It has become popular (at least in the US) to start to put bandwidth caps on customers. Technologists are upset, they've seen Star Trek and they know that everyone is going to start video conferencing constantly any time now. These uses would easily go over the paltry limits that network providers have setup. Real consumers won't care, what will actually happen is the economics of connecting to the Internet will change.
We can start to see this with AT&T's recent foray into allowing phone apps to pay for the bandwidth that their app consumes. This would mean that a user could grab the new app from their favorite sports team and not worry that the video highlights will knock them over their cap, the bandwidth is "free." The reality is that the way it's paid for has changed. Instead of being amalgamated over all the users, averaged and sold at a fixed rate for all you can use, it's being paid for out of the money you're paying the application provider. If it's $10/mo to Netflix, they're giving AT&T a kickback of 10% of that to ensure you don't worry about using it.
Consumers will love this! Why? Because what will in turn happen is that the cost of the bandwidth to them will go down. Do you want a gigabit of bandwidth to your house? Sure you do, especially if it's only $20/mo. What other restrictions would you take to get that much bandwidth so cheap? I'm guessing if most people didn't feel the pain of the restrictions, they'd all take that trade. And this is where the "gain" to consumers lies. Most of them aren't doing bit torrents, they're using Hulu and Google and Youtube, all people who can give the DSL provider money to subsidize that bandwidth whether it be from subscriptions or advertising.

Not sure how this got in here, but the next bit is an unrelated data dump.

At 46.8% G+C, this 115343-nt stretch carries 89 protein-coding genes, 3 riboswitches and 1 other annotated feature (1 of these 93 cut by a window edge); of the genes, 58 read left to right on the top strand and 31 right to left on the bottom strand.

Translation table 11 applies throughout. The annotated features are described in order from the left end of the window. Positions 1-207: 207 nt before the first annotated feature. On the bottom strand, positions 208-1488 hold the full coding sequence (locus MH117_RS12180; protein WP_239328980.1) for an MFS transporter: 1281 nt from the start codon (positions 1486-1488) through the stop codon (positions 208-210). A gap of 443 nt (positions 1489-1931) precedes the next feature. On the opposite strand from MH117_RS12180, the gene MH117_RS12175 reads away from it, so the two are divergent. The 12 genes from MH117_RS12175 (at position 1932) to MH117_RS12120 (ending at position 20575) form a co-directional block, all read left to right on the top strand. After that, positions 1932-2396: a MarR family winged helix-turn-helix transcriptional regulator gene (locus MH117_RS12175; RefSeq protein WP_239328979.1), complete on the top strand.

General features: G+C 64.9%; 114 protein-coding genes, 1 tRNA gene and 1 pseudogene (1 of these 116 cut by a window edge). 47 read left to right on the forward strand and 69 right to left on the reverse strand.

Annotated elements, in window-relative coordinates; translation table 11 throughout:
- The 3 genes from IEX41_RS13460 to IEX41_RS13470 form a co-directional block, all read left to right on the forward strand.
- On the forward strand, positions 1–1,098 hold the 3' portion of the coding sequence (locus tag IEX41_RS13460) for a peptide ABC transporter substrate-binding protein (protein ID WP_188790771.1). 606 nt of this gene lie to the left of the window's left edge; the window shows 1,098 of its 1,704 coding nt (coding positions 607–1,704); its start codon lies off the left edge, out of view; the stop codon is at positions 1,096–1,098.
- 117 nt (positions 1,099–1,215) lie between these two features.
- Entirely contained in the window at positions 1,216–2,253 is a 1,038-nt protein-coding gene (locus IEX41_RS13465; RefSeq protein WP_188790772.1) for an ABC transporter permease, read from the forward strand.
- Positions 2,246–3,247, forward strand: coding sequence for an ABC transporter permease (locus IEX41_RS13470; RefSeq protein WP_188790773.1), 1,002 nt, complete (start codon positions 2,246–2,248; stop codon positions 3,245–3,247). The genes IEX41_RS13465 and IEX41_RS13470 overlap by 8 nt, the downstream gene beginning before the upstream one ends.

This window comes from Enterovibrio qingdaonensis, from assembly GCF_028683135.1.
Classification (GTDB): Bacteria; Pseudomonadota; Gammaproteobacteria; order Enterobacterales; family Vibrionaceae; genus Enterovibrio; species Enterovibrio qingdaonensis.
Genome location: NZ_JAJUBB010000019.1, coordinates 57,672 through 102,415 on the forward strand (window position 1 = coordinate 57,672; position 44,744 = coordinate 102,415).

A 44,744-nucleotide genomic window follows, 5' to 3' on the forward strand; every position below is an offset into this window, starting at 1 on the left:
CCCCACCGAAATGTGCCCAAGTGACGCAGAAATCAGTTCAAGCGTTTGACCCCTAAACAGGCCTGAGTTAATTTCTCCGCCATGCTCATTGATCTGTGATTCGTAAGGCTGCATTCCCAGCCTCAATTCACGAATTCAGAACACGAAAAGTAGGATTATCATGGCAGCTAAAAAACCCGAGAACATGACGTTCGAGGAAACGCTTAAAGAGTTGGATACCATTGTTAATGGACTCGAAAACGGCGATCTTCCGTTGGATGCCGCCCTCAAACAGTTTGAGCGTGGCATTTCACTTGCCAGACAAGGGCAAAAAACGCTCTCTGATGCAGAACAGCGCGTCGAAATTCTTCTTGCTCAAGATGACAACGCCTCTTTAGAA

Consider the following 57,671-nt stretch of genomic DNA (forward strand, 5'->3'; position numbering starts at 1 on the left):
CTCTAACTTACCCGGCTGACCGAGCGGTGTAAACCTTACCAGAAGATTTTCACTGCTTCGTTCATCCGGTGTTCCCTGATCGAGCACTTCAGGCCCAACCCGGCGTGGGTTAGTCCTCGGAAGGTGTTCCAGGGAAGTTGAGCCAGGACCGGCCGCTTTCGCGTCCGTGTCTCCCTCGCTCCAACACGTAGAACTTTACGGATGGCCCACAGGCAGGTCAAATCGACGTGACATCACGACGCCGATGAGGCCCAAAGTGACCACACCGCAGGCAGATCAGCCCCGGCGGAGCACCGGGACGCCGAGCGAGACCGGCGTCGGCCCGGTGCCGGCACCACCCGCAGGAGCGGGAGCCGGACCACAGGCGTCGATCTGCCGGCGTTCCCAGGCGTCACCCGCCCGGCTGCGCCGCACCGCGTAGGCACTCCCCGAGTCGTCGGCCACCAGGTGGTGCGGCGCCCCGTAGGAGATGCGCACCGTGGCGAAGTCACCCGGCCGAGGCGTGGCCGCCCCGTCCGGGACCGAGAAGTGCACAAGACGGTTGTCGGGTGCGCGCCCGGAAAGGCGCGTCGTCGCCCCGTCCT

Network neutrality in this scenario sadly becomes a moot point. The provider isn't providing any preference to the routing, or deciding which packets to put on which line, they're just adjusting how they bill the customer. You can rest assured that no one (at least in the US) would regulate how they the ISP bills the customer. But, the restrictions would be such that consumers would choose (no mater how manipulated that choice is) one site over another based on their cost, which is effectively a negotiated price by their ISP. Again, the ISP is manipulating and choosing which sites the user is most likely to see and use.
It seems doubtful to me that all bandwidth will go to this model, only consumer level home and mobile bandwidth. Companies and Universities are unlikely to see significant change in how they purchase their own bandwidth as there isn't as much direct billing there. But, I think it might effect how people could work from home. I imagine this will result in the ability to purchase unlimited bandwidth to a single domain for VPN usage.
There is, of course, a lot more to say about this. It's an interesting pivot in how we see the Internet structured today, but was probably inevitable. We continued to squeeze the companies that owned the last miles to our houses, asking for more bandwidth for cheaper. And then we had the gall to actually use it! They're trying to figure out how to recoup those costs, and consumers aren't willing to pay more, so they have to hide it.
posted Mar 5, 2012 | permanent link